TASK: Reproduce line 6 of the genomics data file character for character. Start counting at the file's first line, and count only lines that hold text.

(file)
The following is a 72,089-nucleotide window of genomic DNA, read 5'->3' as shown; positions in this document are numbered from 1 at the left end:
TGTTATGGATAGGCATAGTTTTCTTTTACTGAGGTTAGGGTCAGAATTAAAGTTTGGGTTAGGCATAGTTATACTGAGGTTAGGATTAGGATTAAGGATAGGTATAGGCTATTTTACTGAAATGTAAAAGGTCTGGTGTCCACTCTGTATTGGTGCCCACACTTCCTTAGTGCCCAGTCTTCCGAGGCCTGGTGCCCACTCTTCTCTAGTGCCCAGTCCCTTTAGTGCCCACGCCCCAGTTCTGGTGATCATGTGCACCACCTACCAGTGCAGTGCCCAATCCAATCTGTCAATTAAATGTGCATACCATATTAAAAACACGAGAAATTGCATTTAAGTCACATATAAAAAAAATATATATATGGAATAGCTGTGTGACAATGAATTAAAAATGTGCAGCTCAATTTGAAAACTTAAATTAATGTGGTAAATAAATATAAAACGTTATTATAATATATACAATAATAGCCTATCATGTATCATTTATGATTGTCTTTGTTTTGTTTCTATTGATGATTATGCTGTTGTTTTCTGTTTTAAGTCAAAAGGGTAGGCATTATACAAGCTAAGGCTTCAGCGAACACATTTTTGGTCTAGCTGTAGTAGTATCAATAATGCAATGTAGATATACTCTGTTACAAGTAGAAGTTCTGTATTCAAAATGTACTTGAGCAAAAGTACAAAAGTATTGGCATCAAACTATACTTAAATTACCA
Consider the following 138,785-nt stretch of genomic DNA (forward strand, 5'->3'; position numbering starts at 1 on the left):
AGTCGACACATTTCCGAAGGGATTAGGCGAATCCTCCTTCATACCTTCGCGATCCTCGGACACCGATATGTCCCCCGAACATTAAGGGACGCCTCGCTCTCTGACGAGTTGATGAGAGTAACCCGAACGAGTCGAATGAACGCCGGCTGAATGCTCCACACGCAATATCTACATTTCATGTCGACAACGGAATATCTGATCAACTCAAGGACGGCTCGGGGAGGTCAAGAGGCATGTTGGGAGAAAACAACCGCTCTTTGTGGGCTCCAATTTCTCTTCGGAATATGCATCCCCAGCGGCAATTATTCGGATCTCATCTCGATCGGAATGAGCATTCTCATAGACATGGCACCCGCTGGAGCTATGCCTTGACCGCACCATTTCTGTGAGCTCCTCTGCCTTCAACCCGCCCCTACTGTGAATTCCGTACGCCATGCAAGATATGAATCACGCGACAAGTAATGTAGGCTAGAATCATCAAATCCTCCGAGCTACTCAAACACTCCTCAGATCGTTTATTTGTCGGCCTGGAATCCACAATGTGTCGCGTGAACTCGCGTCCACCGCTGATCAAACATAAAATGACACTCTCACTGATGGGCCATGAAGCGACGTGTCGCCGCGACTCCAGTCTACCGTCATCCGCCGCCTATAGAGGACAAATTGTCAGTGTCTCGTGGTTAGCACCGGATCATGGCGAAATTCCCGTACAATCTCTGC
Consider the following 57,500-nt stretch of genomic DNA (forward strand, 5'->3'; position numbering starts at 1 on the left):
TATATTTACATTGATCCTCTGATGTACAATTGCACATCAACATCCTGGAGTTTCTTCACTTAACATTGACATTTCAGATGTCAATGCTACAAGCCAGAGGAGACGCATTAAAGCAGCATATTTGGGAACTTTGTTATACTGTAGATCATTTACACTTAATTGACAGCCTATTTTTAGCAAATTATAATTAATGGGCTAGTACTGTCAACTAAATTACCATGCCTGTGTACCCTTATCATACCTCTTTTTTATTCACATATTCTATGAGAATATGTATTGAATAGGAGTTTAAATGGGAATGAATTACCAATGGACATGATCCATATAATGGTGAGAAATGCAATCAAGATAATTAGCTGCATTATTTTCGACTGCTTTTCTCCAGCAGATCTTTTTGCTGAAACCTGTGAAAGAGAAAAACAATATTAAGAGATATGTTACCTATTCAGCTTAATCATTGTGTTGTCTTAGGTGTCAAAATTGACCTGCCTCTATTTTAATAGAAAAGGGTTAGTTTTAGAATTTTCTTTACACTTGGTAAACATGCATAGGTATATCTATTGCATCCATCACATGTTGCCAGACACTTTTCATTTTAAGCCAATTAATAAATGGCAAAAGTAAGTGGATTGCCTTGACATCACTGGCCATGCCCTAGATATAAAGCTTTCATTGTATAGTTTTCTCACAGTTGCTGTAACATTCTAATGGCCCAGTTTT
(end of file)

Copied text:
TATATTTACATTGATCCTCTGATGTACAATTGCACATCAACATCCTGGAGTTTCTTCACTTAACATTGACATTTCAGATGTCAATGCTACAAGCCAGAGGAGACGCATTAAAGCAGCATATTTGGGAACTTTGTTATACTGTAGATCATTTACACTTAATTGACAGCCTATTTTTAGCAAATTATAATTAATGGGCTAGTACTGTCAACTAAATTACCATGCCTGTGTACCCTTATCATACCTCTTTTTTATTCACATATTCTATGAGAATATGTATTGAATAGGAGTTTAAATGGGAATGAATTACCAATGGACATGATCCATATAATGGTGAGAAATGCAATCAAGATAATTAGCTGCATTATTTTCGACTGCTTTTCTCCAGCAGATCTTTTTGCTGAAACCTGTGAAAGAGAAAAACAATATTAAGAGATATGTTACCTATTCAGCTTAATCATTGTGTTGTCTTAGGTGTCAAAATTGACCTGCCTCTATTTTAATAGAAAAGGGTTAGTTTTAGAATTTTCTTTACACTTGGTAAACATGCATAGGTATATCTATTGCATCCATCACATGTTGCCAGACACTTTTCATTTTAAGCCAATTAATAAATGGCAAAAGTAAGTGGATTGCCTTGACATCACTGGCCATGCCCTAGATATAAAGCTTTCATTGTATAGTTTTCTCACAGTTGCTGTAACATTCTAATGGCCCAGTTTT